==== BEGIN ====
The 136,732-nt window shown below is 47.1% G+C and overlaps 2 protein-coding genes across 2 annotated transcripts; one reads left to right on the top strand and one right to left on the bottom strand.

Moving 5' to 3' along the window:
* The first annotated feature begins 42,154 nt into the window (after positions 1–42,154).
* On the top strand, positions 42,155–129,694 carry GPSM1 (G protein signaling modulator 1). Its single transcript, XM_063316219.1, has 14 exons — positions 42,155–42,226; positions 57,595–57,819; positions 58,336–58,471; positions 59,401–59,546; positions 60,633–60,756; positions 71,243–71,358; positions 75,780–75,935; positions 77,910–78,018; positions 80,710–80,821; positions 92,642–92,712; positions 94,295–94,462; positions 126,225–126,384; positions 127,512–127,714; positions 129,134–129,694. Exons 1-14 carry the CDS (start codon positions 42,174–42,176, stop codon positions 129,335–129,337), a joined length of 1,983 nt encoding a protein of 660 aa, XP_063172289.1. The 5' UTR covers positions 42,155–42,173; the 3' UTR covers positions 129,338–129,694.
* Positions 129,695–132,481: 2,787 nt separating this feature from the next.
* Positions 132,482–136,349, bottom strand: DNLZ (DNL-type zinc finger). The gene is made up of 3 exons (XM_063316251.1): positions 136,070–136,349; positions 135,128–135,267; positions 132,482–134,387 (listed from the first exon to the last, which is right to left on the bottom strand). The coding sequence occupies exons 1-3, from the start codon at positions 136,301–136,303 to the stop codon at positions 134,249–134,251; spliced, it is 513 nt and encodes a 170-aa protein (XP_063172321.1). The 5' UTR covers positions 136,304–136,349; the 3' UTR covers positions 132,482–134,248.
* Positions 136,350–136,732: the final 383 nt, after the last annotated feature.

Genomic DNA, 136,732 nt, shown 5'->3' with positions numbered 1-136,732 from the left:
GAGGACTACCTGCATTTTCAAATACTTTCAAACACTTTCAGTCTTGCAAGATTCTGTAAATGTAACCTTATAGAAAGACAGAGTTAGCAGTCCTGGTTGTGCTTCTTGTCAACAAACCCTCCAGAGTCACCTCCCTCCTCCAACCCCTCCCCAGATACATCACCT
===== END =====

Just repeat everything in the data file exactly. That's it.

The 136,732-nt window shown below is 47.1% G+C and overlaps 2 protein-coding genes across 2 annotated transcripts; one reads left to right on the top strand and one right to left on the bottom strand.

Moving 5' to 3' along the window:
* The first annotated feature begins 42,154 nt into the window (after positions 1–42,154).
* On the top strand, positions 42,155–129,694 carry GPSM1 (G protein signaling modulator 1). Its single transcript, XM_063316219.1, has 14 exons — positions 42,155–42,226; positions 57,595–57,819; positions 58,336–58,471; positions 59,401–59,546; positions 60,633–60,756; positions 71,243–71,358; positions 75,780–75,935; positions 77,910–78,018; positions 80,710–80,821; positions 92,642–92,712; positions 94,295–94,462; positions 126,225–126,384; positions 127,512–127,714; positions 129,134–129,694. Exons 1-14 carry the CDS (start codon positions 42,174–42,176, stop codon positions 129,335–129,337), a joined length of 1,983 nt encoding a protein of 660 aa, XP_063172289.1. The 5' UTR covers positions 42,155–42,173; the 3' UTR covers positions 129,338–129,694.
* Positions 129,695–132,481: 2,787 nt separating this feature from the next.
* Positions 132,482–136,349, bottom strand: DNLZ (DNL-type zinc finger). The gene is made up of 3 exons (XM_063316251.1): positions 136,070–136,349; positions 135,128–135,267; positions 132,482–134,387 (listed from the first exon to the last, which is right to left on the bottom strand). The coding sequence occupies exons 1-3, from the start codon at positions 136,301–136,303 to the stop codon at positions 134,249–134,251; spliced, it is 513 nt and encodes a 170-aa protein (XP_063172321.1). The 5' UTR covers positions 136,304–136,349; the 3' UTR covers positions 132,482–134,248.
* Positions 136,350–136,732: the final 383 nt, after the last annotated feature.

Genomic DNA, 136,732 nt, shown 5'->3' with positions numbered 1-136,732 from the left:
GAGGACTACCTGCATTTTCAAATACTTTCAAACACTTTCAGTCTTGCAAGATTCTGTAAATGTAACCTTATAGAAAGACAGAGTTAGCAGTCCTGGTTGTGCTTCTTGTCAACAAACCCTCCAGAGTCACCTCCCTCCTCCAACCCCTCCCCAGATACATCACCT